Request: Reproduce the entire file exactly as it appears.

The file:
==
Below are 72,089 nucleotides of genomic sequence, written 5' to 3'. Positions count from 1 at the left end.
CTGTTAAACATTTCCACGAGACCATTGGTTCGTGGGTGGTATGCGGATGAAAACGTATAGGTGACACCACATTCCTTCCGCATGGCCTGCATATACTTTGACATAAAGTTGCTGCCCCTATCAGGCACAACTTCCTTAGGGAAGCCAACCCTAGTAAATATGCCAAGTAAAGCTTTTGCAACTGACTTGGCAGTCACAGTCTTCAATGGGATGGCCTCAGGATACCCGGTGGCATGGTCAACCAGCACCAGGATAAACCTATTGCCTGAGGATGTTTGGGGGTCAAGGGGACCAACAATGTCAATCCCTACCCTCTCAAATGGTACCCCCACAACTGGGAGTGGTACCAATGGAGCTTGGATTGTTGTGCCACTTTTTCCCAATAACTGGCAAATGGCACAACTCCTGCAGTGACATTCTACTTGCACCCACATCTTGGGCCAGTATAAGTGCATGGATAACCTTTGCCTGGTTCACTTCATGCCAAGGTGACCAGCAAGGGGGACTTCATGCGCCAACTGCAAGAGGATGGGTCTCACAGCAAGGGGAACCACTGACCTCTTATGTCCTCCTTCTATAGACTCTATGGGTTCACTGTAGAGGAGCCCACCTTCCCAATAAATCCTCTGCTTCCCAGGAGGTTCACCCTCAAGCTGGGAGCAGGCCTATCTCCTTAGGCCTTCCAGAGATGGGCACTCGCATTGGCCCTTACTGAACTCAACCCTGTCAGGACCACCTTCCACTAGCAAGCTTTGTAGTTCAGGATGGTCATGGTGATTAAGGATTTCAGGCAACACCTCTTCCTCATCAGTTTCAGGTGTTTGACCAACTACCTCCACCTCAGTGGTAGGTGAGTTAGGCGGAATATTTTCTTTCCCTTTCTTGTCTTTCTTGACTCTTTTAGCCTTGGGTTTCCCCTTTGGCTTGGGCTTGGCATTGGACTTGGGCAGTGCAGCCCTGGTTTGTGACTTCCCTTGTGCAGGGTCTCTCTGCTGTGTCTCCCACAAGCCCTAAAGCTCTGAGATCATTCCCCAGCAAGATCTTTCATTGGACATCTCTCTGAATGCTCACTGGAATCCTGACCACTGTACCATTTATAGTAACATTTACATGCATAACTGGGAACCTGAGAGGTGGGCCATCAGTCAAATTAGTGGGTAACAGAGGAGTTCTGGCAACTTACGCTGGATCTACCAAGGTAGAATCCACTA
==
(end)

Below are 72,089 nucleotides of genomic sequence, written 5' to 3'. Positions count from 1 at the left end.
CTGTTAAACATTTCCACGAGACCATTGGTTCGTGGGTGGTATGCGGATGAAAACGTATAGGTGACACCACATTCCTTCCGCATGGCCTGCATATACTTTGACATAAAGTTGCTGCCCCTATCAGGCACAACTTCCTTAGGGAAGCCAACCCTAGTAAATATGCCAAGTAAAGCTTTTGCAACTGACTTGGCAGTCACAGTCTTCAATGGGATGGCCTCAGGATACCCGGTGGCATGGTCAACCAGCACCAGGATAAACCTATTGCCTGAGGATGTTTGGGGGTCAAGGGGACCAACAATGTCAATCCCTACCCTCTCAAATGGTACCCCCACAACTGGGAGTGGTACCAATGGAGCTTGGATTGTTGTGCCACTTTTTCCCAATAACTGGCAAATGGCACAACTCCTGCAGTGACATTCTACTTGCACCCACATCTTGGGCCAGTATAAGTGCATGGATAACCTTTGCCTGGTTCACTTCATGCCAAGGTGACCAGCAAGGGGGACTTCATGCGCCAACTGCAAGAGGATGGGTCTCACAGCAAGGGGAACCACTGACCTCTTATGTCCTCCTTCTATAGACTCTATGGGTTCACTGTAGAGGAGCCCACCTTCCCAATAAATCCTCTGCTTCCCAGGAGGTTCACCCTCAAGCTGGGAGCAGGCCTATCTCCTTAGGCCTTCCAGAGATGGGCACTCGCATTGGCCCTTACTGAACTCAACCCTGTCAGGACCACCTTCCACTAGCAAGCTTTGTAGTTCAGGATGGTCATGGTGATTAAGGATTTCAGGCAACACCTCTTCCTCATCAGTTTCAGGTGTTTGACCAACTACCTCCACCTCAGTGGTAGGTGAGTTAGGCGGAATATTTTCTTTCCCTTTCTTGTCTTTCTTGACTCTTTTAGCCTTGGGTTTCCCCTTTGGCTTGGGCTTGGCATTGGACTTGGGCAGTGCAGCCCTGGTTTGTGACTTCCCTTGTGCAGGGTCTCTCTGCTGTGTCTCCCACAAGCCCTAAAGCTCTGAGATCATTCCCCAGCAAGATCTTTCATTGGACATCTCTCTGAATGCTCACTGGAATCCTGACCACTGTACCATTTATAGTAACATTTACATGCATAACTGGGAACCTGAGAGGTGGGCCATCAGTCAAATTAGTGGGTAACAGAGGAGTTCTGGCAACTTACGCTGGATCTACCAAGGTAGAATCCACTA